The University of Chicago recently promulgated a revised, inflexible mask mandate, banning professors and students from removing their masks to make themselves heard in class. I unpacked this policy in a pre-Christmas op-ed, arguing that it is scientifically invalid and cruel to the deaf and hard-of-hearing. Nonetheless, the school recently reiterated its mask mandate.
In the summer of 2021, UChicago announced a rigid mask mandate with no apparent exception for those actively speaking in class. However, the administration revised its policy in August to allow presenters to temporarily remove their face coverings, a lifesaver for the deaf and hard-of-hearing. This exception faded away in a pre-Christmas dispatch wherein the university decreed that “[l]owering masks while speaking in class is no longer permitted.”
Deaf and hard-of-hearing people are especially victimized by the revised policy, which will effectively universalize the ills of masking: obscured lips, muffled speech, and distorted speech patterns. I made these points and more in my op-ed, which remains one of the Thinker’s trending pieces. It has received 2,600 individual views and was circulated by longtime UChicago Professor Casey Mulligan, the former chief economist for the Council of Economic Advisers.
Despite my objections to the policy, the university has evidently paid no mind to its effect on the deaf and hard-of-hearing. The administration instead doubled down in a New Year’s Eve dispatch attributed to Ka Yee C. Lee, university provost, and Katie Callow-Wright, executive vice president of the university and the president’s chief of staff. The administrators write, “The University has revised its masking requirements so that, at this time, instructors, presenters, and performers must remain masked at all times while indoors.”
Some have suggested see-through masks and special accommodations for the deaf and hard-of-hearing (such as notetakers). In the case of see-through masks, students and professors would have to wear them to even gravitate toward the pre-renewed-mandate status quo. This proposition is logistically infeasible. And even if see-through masks were universally adopted, they would muffle people’s voices and distort their speech patterns while only rectifying the lip-reading problem. Second, it is callous to suggest that deaf and hard-of-hearing students be differentiated and ostracized by unnecessary accommodations that would hardly boost their quality of learning.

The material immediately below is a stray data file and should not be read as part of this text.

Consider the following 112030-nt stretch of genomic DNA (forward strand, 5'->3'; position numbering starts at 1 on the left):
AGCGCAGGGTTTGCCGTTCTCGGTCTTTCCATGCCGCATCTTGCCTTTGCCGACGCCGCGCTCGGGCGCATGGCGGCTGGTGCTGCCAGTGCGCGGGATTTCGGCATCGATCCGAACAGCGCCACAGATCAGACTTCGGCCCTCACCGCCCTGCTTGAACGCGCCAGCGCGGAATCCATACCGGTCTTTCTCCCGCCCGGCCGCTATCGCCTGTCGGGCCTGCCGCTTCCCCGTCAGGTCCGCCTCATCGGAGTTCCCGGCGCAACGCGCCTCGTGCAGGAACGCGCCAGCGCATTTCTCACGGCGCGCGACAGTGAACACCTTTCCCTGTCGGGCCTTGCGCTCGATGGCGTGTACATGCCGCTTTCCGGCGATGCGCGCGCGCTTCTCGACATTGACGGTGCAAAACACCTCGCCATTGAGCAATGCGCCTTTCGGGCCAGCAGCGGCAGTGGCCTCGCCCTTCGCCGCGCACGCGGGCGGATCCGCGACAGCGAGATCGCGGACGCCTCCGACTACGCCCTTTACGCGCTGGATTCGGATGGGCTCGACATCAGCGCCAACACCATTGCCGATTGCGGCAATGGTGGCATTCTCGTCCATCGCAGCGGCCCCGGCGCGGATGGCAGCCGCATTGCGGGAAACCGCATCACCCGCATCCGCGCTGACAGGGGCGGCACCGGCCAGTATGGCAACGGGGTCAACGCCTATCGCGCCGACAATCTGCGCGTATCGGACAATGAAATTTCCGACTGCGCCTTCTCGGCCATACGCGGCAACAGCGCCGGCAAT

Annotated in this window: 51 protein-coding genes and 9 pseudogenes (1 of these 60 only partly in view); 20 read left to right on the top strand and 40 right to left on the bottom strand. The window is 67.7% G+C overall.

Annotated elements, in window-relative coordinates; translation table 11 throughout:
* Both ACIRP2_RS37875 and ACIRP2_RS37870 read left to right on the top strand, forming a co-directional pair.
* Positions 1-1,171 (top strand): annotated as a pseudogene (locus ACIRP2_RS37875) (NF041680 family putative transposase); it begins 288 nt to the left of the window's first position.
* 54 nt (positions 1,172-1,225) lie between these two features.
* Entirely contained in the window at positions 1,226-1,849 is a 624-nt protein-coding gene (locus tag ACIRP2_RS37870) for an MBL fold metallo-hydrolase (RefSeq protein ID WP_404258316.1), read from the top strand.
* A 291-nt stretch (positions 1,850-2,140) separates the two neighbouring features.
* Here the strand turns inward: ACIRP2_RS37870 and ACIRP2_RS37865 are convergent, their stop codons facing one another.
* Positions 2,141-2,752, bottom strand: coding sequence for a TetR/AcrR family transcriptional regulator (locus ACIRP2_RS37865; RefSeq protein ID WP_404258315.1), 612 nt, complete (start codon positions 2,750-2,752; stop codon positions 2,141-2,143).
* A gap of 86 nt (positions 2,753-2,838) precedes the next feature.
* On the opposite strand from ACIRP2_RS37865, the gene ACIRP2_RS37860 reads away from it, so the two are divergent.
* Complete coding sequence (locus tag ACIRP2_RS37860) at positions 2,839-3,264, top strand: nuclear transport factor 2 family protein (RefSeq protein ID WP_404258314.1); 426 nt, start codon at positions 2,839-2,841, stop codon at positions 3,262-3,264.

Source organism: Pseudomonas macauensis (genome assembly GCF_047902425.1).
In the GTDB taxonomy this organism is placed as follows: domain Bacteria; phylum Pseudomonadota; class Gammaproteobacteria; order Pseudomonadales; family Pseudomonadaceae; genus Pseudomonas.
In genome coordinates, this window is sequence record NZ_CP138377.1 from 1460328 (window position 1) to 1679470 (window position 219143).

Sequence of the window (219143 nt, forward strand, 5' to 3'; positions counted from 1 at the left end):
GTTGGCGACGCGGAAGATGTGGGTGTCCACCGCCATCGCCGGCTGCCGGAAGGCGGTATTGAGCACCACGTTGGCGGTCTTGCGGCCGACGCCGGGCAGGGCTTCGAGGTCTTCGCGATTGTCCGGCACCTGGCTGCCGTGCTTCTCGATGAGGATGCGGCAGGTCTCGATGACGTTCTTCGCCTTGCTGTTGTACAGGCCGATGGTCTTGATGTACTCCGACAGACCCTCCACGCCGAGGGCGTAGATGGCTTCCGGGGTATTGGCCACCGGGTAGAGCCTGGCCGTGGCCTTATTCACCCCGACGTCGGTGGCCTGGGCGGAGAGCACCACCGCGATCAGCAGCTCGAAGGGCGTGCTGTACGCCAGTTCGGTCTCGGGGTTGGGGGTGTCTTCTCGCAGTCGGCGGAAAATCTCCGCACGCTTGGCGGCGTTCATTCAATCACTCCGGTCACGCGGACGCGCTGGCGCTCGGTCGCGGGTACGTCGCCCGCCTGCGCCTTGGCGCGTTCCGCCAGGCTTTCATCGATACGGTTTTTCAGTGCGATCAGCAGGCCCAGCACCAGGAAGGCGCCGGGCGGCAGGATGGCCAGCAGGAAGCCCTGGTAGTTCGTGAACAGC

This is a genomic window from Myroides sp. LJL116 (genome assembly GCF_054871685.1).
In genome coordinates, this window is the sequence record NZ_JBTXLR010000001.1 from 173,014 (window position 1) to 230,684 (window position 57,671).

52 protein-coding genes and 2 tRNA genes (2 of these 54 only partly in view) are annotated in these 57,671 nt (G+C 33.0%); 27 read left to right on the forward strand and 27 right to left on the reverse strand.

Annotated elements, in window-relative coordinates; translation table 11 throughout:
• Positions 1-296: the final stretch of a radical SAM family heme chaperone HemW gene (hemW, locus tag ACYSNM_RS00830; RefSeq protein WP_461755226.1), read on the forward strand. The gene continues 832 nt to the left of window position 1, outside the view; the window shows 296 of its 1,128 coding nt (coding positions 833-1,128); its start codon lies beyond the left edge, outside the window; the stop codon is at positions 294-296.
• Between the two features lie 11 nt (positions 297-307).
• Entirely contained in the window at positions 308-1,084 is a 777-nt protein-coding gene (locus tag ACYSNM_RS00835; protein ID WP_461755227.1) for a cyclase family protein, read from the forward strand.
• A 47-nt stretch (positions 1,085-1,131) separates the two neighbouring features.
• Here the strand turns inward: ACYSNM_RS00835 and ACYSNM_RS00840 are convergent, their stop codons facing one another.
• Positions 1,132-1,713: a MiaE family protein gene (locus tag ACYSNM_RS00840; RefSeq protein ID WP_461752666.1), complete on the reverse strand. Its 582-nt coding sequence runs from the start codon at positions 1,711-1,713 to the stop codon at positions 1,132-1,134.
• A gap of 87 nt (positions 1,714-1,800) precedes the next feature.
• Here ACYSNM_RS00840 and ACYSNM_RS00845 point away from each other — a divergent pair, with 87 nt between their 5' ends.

Even if the school is not comfortable with lifting its mask mandate, the simplest, easiest policy is the original one: allowing people to remove their masks while speaking in class. The suggested alternatives are imperfect, cumbersome, and difficult to execute, and the justification for the exception-free mask mandate is weaker than it was even weeks ago.
The Omicron variant—UChicago’s stated justification for renewed restrictionism—has continually proven much more tame than Delta. Deaths with COVID have remained essentially flat over the past 14 days despite a 227% increase in cases (95% of new cases appear to be of the Omicron variant). And our campus is subject to vaccine and booster mandates, with only limited exceptions.
Moreover, the challenge to mask efficacy has picked up steam. Former FDA Commissioner Scott Gottlieb, who has strongly backed masking in the past, said on “Face the Nation” that COVID-19 “is an airborne illness. We now understand that, and a cloth mask is not going to protect you from a virus that spreads through airborne transmission.” Cloth masks have counted as face coverings at UChicago, so the epidemiological basis for the school’s mask mandate remains unclear.
UChicago should once again embrace its tradition of independent thought and free discourse and give students, least of all the deaf and hard-of-hearing, the opportunity to hear in class. Rationality should not require a special accommodation. Given that we will be attending classes remotely until at least January 24, UChicago has plenty of time to retract its updated guidance on masking.
*The views expressed in this article solely represent the views of the author, not the views of the Chicago Thinker.